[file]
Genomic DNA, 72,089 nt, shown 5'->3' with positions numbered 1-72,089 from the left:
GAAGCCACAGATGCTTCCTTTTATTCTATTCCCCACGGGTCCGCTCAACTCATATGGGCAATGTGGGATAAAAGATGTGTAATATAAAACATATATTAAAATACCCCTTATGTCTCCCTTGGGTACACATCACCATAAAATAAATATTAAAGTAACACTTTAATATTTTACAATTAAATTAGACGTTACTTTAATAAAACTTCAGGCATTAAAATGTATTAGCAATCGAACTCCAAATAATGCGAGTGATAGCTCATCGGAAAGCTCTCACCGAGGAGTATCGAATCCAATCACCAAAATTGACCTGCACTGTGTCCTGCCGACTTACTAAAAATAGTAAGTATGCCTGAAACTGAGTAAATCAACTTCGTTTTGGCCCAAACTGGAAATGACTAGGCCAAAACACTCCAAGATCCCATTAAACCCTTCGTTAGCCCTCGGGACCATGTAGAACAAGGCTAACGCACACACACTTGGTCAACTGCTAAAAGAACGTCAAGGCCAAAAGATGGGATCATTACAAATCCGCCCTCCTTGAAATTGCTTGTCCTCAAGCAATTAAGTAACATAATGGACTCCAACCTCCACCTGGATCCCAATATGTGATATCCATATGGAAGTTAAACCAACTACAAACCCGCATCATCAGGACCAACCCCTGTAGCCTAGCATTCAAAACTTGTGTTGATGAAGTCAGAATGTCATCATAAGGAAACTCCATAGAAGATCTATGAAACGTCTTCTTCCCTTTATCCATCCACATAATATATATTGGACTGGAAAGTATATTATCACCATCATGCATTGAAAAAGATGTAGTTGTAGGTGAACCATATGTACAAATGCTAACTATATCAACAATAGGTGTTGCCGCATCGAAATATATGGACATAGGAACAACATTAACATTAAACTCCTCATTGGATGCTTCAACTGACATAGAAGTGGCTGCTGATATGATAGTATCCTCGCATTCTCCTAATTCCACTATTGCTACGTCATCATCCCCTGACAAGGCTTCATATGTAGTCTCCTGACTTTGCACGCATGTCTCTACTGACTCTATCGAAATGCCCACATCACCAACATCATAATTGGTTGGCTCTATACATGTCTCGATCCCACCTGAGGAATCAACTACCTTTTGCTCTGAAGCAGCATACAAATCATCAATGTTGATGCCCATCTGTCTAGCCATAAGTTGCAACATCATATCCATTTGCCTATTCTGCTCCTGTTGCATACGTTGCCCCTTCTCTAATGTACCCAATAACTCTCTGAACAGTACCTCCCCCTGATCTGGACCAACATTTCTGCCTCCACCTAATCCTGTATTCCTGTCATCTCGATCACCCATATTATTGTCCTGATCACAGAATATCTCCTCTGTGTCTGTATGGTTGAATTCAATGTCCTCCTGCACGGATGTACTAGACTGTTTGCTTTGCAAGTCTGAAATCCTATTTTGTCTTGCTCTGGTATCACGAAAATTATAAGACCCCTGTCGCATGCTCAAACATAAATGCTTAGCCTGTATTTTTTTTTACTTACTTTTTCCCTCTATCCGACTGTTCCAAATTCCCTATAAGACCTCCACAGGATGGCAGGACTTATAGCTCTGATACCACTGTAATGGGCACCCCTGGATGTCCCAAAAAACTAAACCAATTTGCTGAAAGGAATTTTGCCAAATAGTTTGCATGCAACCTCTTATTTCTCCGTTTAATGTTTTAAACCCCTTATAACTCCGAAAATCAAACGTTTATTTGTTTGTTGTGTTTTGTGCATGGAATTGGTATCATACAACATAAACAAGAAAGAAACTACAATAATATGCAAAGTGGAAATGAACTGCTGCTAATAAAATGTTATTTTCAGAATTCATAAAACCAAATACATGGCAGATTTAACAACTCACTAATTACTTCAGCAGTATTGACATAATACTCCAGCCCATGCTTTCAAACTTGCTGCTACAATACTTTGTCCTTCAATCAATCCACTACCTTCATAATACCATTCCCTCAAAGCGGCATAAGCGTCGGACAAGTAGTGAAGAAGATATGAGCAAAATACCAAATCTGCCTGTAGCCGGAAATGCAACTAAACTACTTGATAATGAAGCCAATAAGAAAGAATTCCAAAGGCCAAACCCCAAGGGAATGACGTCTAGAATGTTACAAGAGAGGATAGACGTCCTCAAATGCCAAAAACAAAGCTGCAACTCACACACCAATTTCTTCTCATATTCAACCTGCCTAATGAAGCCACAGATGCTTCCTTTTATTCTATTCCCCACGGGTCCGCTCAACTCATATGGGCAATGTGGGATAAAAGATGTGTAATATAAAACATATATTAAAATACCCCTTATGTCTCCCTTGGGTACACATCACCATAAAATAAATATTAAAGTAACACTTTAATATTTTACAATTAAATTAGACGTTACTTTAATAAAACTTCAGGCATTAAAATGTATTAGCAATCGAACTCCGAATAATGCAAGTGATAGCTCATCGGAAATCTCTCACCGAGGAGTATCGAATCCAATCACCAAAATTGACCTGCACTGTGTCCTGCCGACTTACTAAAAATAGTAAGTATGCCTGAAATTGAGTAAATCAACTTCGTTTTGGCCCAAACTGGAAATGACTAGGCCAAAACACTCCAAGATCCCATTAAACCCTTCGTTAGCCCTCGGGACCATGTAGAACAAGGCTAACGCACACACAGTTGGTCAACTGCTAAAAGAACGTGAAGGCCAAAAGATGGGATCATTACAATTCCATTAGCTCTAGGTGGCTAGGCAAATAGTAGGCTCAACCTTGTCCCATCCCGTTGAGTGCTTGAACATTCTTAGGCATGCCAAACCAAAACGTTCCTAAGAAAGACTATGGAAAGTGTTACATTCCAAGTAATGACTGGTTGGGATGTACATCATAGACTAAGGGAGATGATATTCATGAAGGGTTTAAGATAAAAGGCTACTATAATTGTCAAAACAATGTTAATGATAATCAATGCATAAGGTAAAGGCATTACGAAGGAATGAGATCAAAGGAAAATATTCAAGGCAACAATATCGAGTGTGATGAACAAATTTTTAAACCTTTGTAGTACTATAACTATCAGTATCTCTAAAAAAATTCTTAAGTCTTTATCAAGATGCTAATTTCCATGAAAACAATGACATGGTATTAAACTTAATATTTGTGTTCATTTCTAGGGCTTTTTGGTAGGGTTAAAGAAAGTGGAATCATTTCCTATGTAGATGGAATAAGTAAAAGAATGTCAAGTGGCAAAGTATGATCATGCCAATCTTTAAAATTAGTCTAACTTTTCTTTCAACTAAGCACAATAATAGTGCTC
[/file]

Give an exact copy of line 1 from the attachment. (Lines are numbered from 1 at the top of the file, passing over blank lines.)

Genomic DNA, 72,089 nt, shown 5'->3' with positions numbered 1-72,089 from the left: